By Alysha Westlake
One of the most original voices in the New Media branch of the Guild is Michael Cyril Creighton of Jack in a Box fame. Michael is always working on a new writing project, and it is always something interesting. This year, Jack in a Box was nominated for a WGA New Media Award, an important award that recognizes the emerging talent now producing on the Web. You may also have caught a hilarious glimpse of Michael as the snarky shop assistant on 30 Rock, selling Liz Lemon some “organic jeans” in Brooklyn (where else?). It’s a pleasure interviewing Michael, and here he answers some questions about his writing experiences so far.
How did you get involved with the Writers Guild?
I got a random email from the remarkable Ursula Lawrence, saying she saw my Web series Jack in a Box (which was near the end of its first season), and wanted to talk to me about the WGA. I thought it was spam, so I almost didn’t reply. Eventually we met for breakfast at a diner. After I listened to her for a bit, I said, “Yeah. But I don’t consider myself a writer.” And she said, “Do you write all of your episodes?” I paused and said, “Yeah. They aren’t improvised or anything. I write them.” She smiled and said, “You’re a writer.” Up until that point I had always identified myself as more of an actor who just wrote stuff for others and myself. Having someone like Ursula just state it so simply—“You’re a writer”—made me rethink things. Duh! I am an actor and a writer. The two things aren’t mutually exclusive.
What has your experience been like working in new media?
Pretty fantastic. I’ve learned so much. Historically, the Internet has been very good to me. So, when I decided it was time for me to write a series and create a vehicle for myself, it seemed to be the right place to experiment and learn about the writing/creating process. It’s been a bit like grad school, but with no teachers. Over the past three years, I feel like I’ve learned an invaluable amount about writing, creating and working with others.
Getting nominated for a WGA New Media Award must be incredibly rewarding. How does the process work?
It was such an incredible honor and a really nice surprise. I procrastinated on applying and did so right in the nick of time. Then I let it go. So when I got the email saying I had been nominated, I was really surprised and excited. Of course, the email came through right as I was going underground on the subway, so I had a good 20 minutes to obsess about it on my own and practice telling people. I think it’s wonderful that the WGA is recognizing New Media, and it was an honor to be nominated along side so many people whose work I admire. The awards ceremony was fantastic. Jimmy Fallon presented the New Media Award and said, “If we are going by applause, Creighton’s got it.” Then [he] opened up the envelope and simply said, “Nope.” I thought that was a great way to lose. My mom got her picture taken with Seth Meyers. Plenty of booze. Tiny burgers. Heaven.
Do you think being a writer/performer helps inform your writing?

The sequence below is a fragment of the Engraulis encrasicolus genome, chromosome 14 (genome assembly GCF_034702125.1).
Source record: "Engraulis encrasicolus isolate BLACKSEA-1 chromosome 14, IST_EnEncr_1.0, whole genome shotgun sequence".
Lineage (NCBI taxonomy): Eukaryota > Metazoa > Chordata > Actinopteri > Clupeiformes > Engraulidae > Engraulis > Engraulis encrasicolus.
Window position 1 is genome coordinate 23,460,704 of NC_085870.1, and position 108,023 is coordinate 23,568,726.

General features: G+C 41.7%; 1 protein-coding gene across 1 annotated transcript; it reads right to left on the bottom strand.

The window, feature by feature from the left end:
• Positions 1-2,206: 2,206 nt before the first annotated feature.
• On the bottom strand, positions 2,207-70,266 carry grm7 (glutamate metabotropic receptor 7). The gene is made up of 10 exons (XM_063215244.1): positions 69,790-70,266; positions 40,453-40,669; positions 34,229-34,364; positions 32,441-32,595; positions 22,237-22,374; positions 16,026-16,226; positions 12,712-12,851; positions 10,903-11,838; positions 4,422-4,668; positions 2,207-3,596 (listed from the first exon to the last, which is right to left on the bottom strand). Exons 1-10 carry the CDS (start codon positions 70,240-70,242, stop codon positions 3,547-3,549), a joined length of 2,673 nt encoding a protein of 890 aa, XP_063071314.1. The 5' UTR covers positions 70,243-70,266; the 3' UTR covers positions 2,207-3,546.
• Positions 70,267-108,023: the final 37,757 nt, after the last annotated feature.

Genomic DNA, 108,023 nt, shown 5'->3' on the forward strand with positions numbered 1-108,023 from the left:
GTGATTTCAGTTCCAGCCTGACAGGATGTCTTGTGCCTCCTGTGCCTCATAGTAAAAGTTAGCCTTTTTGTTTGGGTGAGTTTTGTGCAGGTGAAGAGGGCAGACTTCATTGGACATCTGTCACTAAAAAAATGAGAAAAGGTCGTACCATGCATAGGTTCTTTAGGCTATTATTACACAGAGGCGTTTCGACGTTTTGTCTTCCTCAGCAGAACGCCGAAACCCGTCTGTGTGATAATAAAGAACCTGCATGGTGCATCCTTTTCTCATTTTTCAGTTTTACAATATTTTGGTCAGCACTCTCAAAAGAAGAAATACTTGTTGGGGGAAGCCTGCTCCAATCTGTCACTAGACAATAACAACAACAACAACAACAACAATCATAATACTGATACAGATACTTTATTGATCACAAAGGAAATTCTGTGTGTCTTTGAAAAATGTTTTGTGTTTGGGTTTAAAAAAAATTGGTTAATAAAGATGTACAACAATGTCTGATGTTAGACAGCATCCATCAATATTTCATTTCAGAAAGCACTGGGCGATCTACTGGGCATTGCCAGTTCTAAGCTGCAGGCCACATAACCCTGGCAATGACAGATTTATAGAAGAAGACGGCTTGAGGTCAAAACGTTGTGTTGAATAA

Absolutely. I often approach my writing from an actor’s point of view, trying to figure out what dialogue feels most comfortable. There’s a lot of talking to myself out loud that happens. I try to contain that to my apartment so I don’t look too crazy at Starbucks. Also, I often write for specific actors and try to tailor the writing to their specific gifts and talents.
In writing your series, are there things you would change? Or has the process been pretty fluid?
I wouldn’t change a thing. The process has been very fluid. The good and bad thing about doing this as an independent project is that the only person setting deadlines for me is myself. I’ve announced that the current (fourth) season is my final season on the Web. I joke, however, that at the slow rate I’m writing and releasing the last four episodes, this final season will stretch into 2015.
Do you have different new media ideas in the pipeline, new projects or plans?
I’m still working on the final four episodes of Jack in a Box. They should start launching July-ish. In addition to that, I just wrote an episode of a new Web series created by Katja Blichfeld and Ben Sinclair called High Maintenance. The show is about a weed delivery guy and the customers he comes in contact with. I’ll also be in the episode. It was a really interesting challenge to write myself into someone else’s series, since I’m so used to writing Jack. It’s a really great project, so I jumped at the opportunity to work with them when they asked. The series is planning to launch at the end of the summer. Other than that, working on some pilot ideas and thinking of new Web things I could write. I have some other acting opportunities coming up, including a new play by The Debate Society in October, called Blood Play.
What has been the most rewarding part of writing for new media?
The most rewarding part of this all has been getting to meet all the driven, talented and inspiring people in New York’s new media community, and getting to work with the people I’ve been able to work with during the run of Jack in a Box. Jim Turner, who shoots and edits the series, has been a real blessing. All the actors that have been part of the series blow my mind with their commitment and talent. They also happen to be some of the best people to be around, ever. Shooting episodes never feels like work. I’ve been lucky enough to be surrounded by some of the most talented, funny people I know. So, for me, that’s very rewarding.